Purporting to deliver the straight goods on modern sexual interactions, Closer is glossier than last summer’s similarly themed We Don’t Live Here Anymore, and it has a more impressive pedigree—an award-winning director (Mike Nichols), a highly acclaimed British stage play (by Patrick Marber) for its source, and a glamorous cast: Julia Roberts, Clive Owen, Jude Law and Natalie Portman
It is hard to be moved anymore by films about concentration camps. The grainy images of scarecrow figures; maniacal guards firing pistols on a whim; parents dragged away while children stare—Hollywood has managed to turn such horrors into stock visuals. It has made the unspeakable not only speakable, but almost rote.
When Alfred Charles Kinsey was hired as an assistant professor of zoology at Indiana University in 1920, he began a two-decade study of the gall wasp, collecting over 1 million samples. He loved the gall wasp, he said, because each one was totally different from the others.
It’s by chance that Ray appears mere months after the death of its hero, Ray Charles, but it offers a needed lift for many of us laid low by the passing of the rhythm-and-blues genius. Director Taylor Hackford has made a bristling, dynamic mélange of entertainment whipped up around the inspired music and gargantuan persona of its subject.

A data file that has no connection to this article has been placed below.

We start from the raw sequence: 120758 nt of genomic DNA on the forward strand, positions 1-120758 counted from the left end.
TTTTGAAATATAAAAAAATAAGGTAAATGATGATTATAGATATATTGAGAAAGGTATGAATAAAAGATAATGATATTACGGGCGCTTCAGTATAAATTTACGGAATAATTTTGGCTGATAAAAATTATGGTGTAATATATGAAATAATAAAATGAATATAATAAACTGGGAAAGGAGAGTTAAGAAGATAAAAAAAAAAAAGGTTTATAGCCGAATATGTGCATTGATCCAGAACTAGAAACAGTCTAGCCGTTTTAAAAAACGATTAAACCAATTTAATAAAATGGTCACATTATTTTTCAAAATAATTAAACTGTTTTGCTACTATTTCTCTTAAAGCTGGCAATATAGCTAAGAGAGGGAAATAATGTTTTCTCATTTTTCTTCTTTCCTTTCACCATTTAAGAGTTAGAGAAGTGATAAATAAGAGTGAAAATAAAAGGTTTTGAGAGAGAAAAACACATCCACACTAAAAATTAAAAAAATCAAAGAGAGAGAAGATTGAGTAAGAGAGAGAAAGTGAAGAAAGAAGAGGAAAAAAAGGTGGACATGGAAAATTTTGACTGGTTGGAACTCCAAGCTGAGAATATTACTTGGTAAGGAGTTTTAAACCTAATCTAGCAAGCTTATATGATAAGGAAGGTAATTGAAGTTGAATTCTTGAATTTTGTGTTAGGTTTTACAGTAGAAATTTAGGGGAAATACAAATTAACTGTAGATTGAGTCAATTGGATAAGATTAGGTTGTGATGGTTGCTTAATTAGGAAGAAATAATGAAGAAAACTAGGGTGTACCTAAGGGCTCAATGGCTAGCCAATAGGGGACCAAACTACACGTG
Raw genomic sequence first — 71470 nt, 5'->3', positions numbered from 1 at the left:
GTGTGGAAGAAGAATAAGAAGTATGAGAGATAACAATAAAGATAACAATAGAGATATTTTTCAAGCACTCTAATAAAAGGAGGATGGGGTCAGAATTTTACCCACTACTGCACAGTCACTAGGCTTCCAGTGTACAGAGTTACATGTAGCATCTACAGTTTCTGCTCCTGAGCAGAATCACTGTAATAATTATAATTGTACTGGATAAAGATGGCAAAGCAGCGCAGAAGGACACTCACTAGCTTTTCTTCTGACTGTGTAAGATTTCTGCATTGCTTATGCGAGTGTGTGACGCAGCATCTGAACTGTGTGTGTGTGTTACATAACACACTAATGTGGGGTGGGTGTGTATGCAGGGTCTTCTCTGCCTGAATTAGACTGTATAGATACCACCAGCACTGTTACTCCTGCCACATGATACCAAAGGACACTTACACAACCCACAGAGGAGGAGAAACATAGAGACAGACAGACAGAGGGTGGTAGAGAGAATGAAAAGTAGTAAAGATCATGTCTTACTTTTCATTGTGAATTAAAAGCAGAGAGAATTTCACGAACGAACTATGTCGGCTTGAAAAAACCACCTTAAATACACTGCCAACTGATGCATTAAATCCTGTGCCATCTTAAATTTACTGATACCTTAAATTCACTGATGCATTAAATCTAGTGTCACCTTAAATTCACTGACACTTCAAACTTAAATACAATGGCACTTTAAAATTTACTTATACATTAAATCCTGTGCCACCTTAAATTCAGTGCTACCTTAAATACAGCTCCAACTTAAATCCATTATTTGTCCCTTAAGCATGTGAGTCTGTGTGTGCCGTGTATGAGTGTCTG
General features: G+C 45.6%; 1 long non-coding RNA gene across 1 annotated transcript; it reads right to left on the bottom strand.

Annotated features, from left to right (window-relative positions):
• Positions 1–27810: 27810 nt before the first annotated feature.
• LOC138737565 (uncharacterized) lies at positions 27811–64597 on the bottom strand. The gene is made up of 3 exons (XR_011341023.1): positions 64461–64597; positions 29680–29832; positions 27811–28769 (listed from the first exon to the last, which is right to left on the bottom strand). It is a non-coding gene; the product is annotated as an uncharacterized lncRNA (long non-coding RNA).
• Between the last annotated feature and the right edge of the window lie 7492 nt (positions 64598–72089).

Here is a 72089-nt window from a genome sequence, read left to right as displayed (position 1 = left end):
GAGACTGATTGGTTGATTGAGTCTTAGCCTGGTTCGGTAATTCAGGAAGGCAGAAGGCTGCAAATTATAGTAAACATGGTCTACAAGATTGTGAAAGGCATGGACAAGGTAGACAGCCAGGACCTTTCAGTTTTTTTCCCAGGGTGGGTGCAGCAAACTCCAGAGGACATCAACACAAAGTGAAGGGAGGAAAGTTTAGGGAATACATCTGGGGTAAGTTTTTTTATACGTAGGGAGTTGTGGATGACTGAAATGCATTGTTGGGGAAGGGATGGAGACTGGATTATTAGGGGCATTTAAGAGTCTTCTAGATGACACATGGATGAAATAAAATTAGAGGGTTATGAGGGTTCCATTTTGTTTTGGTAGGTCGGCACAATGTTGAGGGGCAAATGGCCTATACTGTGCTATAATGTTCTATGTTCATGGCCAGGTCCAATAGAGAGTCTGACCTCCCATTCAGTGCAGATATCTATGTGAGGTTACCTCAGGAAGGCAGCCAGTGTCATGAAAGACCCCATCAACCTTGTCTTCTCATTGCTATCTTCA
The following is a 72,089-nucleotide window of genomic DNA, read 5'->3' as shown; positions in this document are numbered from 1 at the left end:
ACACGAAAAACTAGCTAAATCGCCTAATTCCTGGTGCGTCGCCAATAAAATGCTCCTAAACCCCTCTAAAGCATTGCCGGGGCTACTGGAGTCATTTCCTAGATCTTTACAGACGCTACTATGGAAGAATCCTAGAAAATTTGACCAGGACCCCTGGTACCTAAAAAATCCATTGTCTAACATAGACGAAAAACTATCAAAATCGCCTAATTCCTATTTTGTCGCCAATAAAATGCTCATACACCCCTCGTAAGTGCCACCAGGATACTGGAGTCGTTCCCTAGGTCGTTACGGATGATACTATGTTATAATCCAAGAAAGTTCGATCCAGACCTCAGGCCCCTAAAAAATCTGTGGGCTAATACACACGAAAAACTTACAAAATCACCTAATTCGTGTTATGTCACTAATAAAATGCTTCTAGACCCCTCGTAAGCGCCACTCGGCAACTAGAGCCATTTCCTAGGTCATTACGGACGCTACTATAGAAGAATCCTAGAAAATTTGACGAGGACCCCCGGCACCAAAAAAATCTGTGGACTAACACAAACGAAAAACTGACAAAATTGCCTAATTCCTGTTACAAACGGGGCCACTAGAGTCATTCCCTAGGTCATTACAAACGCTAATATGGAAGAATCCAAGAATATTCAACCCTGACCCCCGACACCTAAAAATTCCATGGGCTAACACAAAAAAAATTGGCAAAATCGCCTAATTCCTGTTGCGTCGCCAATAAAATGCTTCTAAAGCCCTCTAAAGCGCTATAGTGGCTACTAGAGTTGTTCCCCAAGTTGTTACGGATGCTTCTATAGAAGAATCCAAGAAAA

In Friday Night Lights, which features a legendary high school football program in West Texas, Coach Gary Gaines explains to his team the situation: “Gentlemen, the hopes and dreams of an entire town are riding on your shoulders. You may never matter more than you do right now. It’s time.”
Your encouraging words of description feel just right as I struggle to be heard, and work to remember and depict this long summer month, which approached like a soot-stained messenger fueling his miner’s light with pain and grief and fear. And yet what dynamite remains here for me, defiant in a laughing gas chamber, determined to retain a personal trainer, a shortened-life coach.